Aug 222002
Authors: Christopher J. Ortiz

Experts say the West Nile Virus, whose slow spread across the nation has been documented in many a newscast, poses little danger to students.

Cases of the virus have sprung up in the United States this summer in several states resulting in at least 12 deaths, according to a story by MSNBC. Recently, there have been several confirmed animal cases of the virus in Wyoming and Colorado, according to the Colorado Department of Public Health and Environment. As of Aug. 15, three horses and a single crow in Colorado have tested positive, but so far there have been no reported human cases in the state.

Cindy Parmenter, a public relations spokesperson for the department of public health, said young college students are not in any real danger from the virus.

“Older people are more prone to the virus because of their weaker immune systems,” she said. “The majority of people who acquire the virus will not become ill.”

CSU students do not seem to be too concerned with the virus.

“If there were more (infections) in the area, I think I would (take precautions),” said junior Christopher Holmes, an English major. He added the administration should place signs around the lagoon or use the university’s Student FYI mailing list to inform students.

June Greist, a spokesperson for CSU said the university has posted news alerts on CSU’s website since June to inform students of any dangers.

“It’s not something that I’m afraid of but maybe I should be,” said Kate Weiling, sociology major, as she was spending time outside with her dog splashing in the lagoon on CSU’s disc golf course. “Its not really something I’m worried about at this point,” she added.

“I think it is something that should be discussed, people should be aware about but I don’t think it’s that big of a concern,” said Ashley Wituington, an open option sophomore. “I think if people are just aware then they can make their own decisions on what precautions they should take,” she continued.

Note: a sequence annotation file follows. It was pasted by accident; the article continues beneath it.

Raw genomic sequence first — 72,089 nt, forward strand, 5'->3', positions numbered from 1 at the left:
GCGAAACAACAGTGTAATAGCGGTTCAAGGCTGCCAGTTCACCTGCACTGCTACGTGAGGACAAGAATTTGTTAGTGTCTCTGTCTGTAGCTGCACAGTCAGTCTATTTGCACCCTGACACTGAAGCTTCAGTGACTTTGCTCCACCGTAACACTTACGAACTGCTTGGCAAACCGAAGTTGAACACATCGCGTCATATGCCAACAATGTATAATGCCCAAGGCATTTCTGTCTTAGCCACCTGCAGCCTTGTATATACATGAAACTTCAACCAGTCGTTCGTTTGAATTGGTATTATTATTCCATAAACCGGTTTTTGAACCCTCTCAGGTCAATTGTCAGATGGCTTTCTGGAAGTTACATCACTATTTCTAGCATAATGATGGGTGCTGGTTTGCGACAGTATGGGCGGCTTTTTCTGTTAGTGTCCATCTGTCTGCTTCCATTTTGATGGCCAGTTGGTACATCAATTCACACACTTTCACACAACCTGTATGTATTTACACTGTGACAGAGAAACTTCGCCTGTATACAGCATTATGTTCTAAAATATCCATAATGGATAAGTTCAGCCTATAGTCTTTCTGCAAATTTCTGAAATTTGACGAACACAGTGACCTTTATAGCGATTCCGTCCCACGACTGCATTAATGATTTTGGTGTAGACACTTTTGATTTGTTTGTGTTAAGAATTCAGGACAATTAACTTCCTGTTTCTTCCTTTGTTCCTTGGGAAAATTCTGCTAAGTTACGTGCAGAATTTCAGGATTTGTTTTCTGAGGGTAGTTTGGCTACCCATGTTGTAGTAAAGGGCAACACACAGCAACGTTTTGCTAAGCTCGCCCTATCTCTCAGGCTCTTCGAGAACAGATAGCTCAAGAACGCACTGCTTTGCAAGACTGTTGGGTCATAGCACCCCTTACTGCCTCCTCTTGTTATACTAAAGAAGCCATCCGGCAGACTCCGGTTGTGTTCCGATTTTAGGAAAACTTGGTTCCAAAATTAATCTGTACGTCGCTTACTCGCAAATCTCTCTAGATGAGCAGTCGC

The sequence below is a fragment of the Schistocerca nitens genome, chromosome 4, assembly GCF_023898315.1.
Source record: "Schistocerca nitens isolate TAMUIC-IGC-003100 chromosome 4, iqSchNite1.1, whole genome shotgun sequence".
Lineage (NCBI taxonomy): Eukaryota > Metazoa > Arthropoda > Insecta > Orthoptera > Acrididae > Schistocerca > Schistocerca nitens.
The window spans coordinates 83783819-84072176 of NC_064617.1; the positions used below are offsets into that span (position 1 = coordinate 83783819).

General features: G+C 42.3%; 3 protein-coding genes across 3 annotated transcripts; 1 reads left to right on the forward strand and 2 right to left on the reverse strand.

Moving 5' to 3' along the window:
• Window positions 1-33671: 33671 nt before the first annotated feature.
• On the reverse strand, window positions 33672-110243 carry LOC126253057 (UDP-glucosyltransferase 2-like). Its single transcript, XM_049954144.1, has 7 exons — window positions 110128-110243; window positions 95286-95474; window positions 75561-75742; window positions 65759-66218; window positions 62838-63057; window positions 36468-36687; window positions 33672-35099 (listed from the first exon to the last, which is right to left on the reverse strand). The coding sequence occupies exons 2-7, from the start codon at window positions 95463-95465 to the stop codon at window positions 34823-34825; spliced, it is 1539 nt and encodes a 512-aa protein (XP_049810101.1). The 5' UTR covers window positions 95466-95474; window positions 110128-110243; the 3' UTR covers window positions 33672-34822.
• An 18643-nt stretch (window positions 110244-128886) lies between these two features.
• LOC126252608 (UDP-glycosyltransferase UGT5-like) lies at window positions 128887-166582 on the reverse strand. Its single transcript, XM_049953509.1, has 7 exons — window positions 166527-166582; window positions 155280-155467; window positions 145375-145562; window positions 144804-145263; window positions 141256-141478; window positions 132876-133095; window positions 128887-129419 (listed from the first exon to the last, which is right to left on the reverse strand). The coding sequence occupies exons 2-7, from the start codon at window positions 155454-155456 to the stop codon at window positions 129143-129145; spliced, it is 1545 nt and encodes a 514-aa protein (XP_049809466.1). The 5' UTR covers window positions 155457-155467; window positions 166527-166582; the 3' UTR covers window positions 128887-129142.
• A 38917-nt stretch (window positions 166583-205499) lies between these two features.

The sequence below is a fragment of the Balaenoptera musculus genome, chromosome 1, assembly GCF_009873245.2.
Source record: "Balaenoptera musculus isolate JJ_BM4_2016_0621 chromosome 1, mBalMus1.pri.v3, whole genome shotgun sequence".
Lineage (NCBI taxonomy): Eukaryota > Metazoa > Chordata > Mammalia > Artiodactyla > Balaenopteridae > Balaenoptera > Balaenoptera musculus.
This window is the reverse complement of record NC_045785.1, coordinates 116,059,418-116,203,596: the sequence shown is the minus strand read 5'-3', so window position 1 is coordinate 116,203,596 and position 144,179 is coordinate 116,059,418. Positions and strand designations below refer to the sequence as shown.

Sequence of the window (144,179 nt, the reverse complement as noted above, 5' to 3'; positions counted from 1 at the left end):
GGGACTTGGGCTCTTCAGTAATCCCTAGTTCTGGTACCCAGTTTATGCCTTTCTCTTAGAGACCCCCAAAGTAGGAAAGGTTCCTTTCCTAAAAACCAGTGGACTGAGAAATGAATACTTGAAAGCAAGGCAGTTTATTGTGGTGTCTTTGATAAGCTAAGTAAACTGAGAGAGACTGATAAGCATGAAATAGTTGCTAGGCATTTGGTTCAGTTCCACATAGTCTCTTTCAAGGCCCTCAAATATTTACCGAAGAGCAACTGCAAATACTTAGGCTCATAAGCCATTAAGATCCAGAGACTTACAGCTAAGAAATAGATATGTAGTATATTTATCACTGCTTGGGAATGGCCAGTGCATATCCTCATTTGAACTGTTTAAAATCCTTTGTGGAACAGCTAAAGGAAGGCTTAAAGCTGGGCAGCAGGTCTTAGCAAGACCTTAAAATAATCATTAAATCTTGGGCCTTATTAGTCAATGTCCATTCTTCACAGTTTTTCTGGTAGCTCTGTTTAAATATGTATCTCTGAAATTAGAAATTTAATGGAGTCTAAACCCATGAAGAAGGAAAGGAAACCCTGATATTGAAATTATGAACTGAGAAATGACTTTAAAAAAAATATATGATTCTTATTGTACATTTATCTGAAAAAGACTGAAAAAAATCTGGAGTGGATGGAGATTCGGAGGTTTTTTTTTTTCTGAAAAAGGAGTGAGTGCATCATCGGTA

Most people who contract the virus have no symptoms. If symptoms do occur, they occur between 5 to 15 days after being exposed.

The less severe disease that is caused by West Nile Virus is Viral Fever Syndrome, which causes fever, headache, and malaise. These symptoms last for about 2-7 days.

The more severe and often deadly disease is Encephalitis, an inflammation of the brain. Symptoms are a sudden onset of fever and a headache, and then may progress to a stiff neck, disorientation, tremors, and coma. Severe infections can result in brain damage or death. This form tends to occur in adults 50 years of age or older.

West Nile was first identified in the United States in 1999. It is classified as a mosquito borne virus that causes an inflammation in the brain called encephalitis. The mosquitoes obtain the virus from birds and pass it along to birds, humans, and other animals.

Humans and other animals do not carry enough viruses in their blood to be transmitted to other animals or humans.

Symptoms in horses include listlessness, stumbling, incoordination, weakness of the limbs, partial paralysis, and death.

Other domestic animals, such as dogs and cats may be exposed to the virus but do not seem to become ill from it.

The Colorado Department of Public Health and Environment website listed several tips to prevent or limit exposure to the virus.

* Limit outside activity around dawn and dusk when the mosquitoes feed.

* Where protective clothing such as light-weight pants and long sleeved shirts when outside

* Apply insect repellent to exposed skin. Repellents with DEET are effective but should be used sparingly. Those with less then 10% DEET should be used in children.

* Remove any potential water sources in which mosquitoes can breed (i.e. standing water).

* Stable horses during peak hours of mosquito activity (dawn and dusk).

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